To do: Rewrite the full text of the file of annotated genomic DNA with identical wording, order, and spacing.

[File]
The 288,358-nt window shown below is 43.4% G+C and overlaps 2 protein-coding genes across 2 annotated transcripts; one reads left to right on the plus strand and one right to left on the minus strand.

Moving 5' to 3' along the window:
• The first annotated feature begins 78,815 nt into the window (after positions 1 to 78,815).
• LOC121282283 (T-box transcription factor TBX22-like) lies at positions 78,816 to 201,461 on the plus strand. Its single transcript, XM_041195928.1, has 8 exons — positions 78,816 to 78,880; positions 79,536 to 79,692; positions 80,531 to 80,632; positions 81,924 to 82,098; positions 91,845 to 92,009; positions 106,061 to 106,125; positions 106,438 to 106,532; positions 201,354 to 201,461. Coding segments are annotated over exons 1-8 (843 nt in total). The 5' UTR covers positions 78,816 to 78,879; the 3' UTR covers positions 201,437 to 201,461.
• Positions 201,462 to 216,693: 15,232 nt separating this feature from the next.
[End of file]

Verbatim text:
The 288,358-nt window shown below is 43.4% G+C and overlaps 2 protein-coding genes across 2 annotated transcripts; one reads left to right on the plus strand and one right to left on the minus strand.

Moving 5' to 3' along the window:
• The first annotated feature begins 78,815 nt into the window (after positions 1 to 78,815).
• LOC121282283 (T-box transcription factor TBX22-like) lies at positions 78,816 to 201,461 on the plus strand. Its single transcript, XM_041195928.1, has 8 exons — positions 78,816 to 78,880; positions 79,536 to 79,692; positions 80,531 to 80,632; positions 81,924 to 82,098; positions 91,845 to 92,009; positions 106,061 to 106,125; positions 106,438 to 106,532; positions 201,354 to 201,461. Coding segments are annotated over exons 1-8 (843 nt in total). The 5' UTR covers positions 78,816 to 78,879; the 3' UTR covers positions 201,437 to 201,461.
• Positions 201,462 to 216,693: 15,232 nt separating this feature from the next.